Topyaps Logo

Topyaps Logo Topyaps Logo Topyaps Logo Topyaps Logo

Topyaps menu

Responsive image

The Bindi On The Forehead Of Each ‘Baahubali 2’ Character And What It Symbolizes

Updated on 1 September, 2018 at 11:57 am By

‘Baahubali 2: The Conclusion’ has already smashed many records at the Indian and American box office, becoming the first film in the history of India to gross Rs. 1000 crore. SS Rajamouli has left no stone unturned when it comes to making the film a blockbuster success.


Advertisement

Though fans have been going gaga after watching the film, there is an interesting fact which they must have missed so far. Did you notice that each character in the film has a unique BINDI?

But what does it stand for? We reveal the hidden truth behind the usage of BINDIs in the film!

Sivagami: Red bindi with golden glitter

 

Sivagami’s character is filled with pride & emotions, just like an erupting volcano. Her persona is the one of an arrogant yet strong woman. The big red colored bindi justifies her bossy, imperious and commanding nature.

Mahendra Baahubali: ‘Shivalinga’ Tilak

 

 


Advertisement

An epitome of courage and power, the character is believed to be a reincarnation of lord Shiva in ‘Baahubali: The Beginning’. Remember when he lifts the ‘Shivalinga’ on his shoulder?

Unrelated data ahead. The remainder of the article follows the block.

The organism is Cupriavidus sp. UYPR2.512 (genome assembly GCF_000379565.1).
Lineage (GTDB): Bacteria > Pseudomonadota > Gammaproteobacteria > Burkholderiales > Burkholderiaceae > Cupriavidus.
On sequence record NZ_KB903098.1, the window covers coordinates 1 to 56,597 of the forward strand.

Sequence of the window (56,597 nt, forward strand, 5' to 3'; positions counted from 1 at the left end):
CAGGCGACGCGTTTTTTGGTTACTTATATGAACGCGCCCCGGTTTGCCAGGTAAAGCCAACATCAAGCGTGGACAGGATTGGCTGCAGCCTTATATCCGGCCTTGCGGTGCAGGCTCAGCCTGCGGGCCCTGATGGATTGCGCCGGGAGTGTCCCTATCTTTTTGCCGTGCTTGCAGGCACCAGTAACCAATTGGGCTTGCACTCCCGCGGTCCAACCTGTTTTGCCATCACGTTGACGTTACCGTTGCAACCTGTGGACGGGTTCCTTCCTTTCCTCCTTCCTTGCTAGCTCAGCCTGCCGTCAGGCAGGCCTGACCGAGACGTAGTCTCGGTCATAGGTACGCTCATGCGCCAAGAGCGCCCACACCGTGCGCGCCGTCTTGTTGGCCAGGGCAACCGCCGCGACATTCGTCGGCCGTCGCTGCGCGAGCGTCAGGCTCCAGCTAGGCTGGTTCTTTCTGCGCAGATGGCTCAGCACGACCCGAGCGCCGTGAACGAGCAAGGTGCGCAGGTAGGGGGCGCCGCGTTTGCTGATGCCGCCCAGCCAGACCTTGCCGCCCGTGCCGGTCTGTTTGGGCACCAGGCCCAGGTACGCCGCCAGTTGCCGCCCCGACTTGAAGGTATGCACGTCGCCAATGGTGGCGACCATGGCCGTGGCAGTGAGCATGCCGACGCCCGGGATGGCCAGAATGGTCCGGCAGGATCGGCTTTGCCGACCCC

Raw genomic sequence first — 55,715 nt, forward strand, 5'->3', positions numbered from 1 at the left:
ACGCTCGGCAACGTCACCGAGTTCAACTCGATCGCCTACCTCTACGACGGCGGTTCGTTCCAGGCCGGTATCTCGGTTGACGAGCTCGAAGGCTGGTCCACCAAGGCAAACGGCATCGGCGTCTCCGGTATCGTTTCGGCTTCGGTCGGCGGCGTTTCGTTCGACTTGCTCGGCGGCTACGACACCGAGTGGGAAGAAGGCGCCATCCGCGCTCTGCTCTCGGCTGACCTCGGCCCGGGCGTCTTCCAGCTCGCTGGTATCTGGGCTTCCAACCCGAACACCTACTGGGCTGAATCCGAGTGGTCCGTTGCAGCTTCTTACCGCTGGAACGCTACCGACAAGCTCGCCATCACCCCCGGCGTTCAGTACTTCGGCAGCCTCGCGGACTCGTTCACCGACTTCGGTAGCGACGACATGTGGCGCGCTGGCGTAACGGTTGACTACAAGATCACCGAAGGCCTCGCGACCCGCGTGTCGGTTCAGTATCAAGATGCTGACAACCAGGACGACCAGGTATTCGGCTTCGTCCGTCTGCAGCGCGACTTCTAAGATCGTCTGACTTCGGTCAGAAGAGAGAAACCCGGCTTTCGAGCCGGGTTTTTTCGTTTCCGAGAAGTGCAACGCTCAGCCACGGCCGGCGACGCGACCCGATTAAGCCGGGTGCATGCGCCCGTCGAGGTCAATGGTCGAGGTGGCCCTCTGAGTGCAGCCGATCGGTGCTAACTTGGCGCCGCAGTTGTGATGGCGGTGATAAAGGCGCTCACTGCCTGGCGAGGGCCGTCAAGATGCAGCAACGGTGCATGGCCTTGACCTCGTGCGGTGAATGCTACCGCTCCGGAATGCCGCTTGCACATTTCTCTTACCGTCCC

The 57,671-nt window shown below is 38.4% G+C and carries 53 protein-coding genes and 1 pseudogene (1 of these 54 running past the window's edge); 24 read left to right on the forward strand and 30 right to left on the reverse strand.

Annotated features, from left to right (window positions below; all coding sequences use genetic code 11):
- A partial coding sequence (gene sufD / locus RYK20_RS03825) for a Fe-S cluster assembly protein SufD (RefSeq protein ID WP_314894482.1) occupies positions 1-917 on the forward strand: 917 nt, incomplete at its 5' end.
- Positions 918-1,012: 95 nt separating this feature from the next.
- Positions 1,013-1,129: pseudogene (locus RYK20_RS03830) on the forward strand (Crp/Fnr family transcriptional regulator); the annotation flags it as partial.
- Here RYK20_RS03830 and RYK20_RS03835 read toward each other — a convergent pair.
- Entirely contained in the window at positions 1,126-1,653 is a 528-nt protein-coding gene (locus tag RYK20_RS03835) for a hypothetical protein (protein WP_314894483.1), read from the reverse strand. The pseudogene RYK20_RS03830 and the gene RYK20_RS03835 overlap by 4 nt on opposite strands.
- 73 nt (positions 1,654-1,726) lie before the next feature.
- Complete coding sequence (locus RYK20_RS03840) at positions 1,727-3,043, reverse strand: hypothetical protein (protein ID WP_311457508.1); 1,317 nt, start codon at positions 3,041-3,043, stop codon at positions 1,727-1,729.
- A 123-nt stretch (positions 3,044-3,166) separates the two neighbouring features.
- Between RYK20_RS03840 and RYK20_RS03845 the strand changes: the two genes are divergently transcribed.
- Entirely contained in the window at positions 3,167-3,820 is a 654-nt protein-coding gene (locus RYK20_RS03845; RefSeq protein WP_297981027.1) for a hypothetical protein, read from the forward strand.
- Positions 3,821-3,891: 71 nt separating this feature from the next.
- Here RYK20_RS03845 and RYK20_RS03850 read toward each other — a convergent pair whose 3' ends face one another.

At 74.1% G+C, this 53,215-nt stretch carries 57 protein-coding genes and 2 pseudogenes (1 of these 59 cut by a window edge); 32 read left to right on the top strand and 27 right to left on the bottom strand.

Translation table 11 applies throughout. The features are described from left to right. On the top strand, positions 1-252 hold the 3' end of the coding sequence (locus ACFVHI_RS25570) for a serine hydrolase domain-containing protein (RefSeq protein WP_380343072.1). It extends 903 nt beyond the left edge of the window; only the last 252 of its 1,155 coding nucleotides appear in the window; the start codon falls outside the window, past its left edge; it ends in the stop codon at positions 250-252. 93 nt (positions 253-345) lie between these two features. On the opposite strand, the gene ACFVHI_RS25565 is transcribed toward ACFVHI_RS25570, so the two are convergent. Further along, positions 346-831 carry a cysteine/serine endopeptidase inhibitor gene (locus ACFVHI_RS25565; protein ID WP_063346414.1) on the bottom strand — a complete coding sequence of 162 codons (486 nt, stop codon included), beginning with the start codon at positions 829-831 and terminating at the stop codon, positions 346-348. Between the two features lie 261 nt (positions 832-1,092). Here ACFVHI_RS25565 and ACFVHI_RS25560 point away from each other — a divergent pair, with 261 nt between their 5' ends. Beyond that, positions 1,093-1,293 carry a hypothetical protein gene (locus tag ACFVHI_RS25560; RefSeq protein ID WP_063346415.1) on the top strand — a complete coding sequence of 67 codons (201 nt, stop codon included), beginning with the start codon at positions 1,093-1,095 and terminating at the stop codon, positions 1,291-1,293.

Devasena: Inverted Arrow

 

 

Her bindi signifies gender equality. Devasena is not just Amrendra Baahubali’s love interest but is also a warrior princess, and never fails to take her stand in the film.

Bijjala Deva: The Trishula

 

 



‘Trishula’ tilak resonates with three gunas, i.e., creation, maintenance and destruction.

Avantika: The black spear tip

 

 

The black spear tip on Avantika’s forehead represents vigor and alertness. She fights with great strength for Devasena’s freedom. Her bindi is a personification of her character.

Bhallala Deva: The Rising Sun Tilak

 

 

The symbol of the kingdom of Mahishmati in the film, Bhallala Deva’s tilak justifies his desire to be the king.

Amrendra Baahubali: The Half Moon

 

 

Symbolism of peace, harmony, and kindness, the half moon tilak justifies Baahubali’s character.

Kattapa: Symbol of Slavery

 

 

Though it is quite difficult to understand the nature of Katappa’s tilak, we can predict that it is a symbol of slavery, Kattapa is shown as Mahishmati’s most loyal servant.


Advertisement

So now we know why ‘Baahubali’ is a great success. Credit goes to the brilliant team of the film, that has worked hard to make ‘Baahubali’ what it is today.

Advertisement

Latest Stories

Sayani Gupta: From Supporting To Lead Roles, Here’s A Look At The Journey of Sayani

Sayani Gupta: From Supporting To Lead Roles, Here’s A Look At The Journey of Sayani


We Bet These Psychology Facts Will Leave You Psyched

We Bet These Psychology Facts Will Leave You Psyched


If Antilia Is Your House Of Envy, Add The Isha Ambani Mansion Gulita on Your List too

If Antilia Is Your House Of Envy, Add The Isha Ambani Mansion Gulita on Your List too


A Look At The Royal Life And Times of Gayatri Devi

A Look At The Royal Life And Times of Gayatri Devi


On Dr. Vikram Sarabhai’s 100th Birth Anniversary, Here’s Some Interesting Trivia About His Life and Times

On Dr. Vikram Sarabhai’s 100th Birth Anniversary, Here’s Some Interesting Trivia About His Life and Times


Advertisement

Most Searched

More From Entertainment

Popular on The Web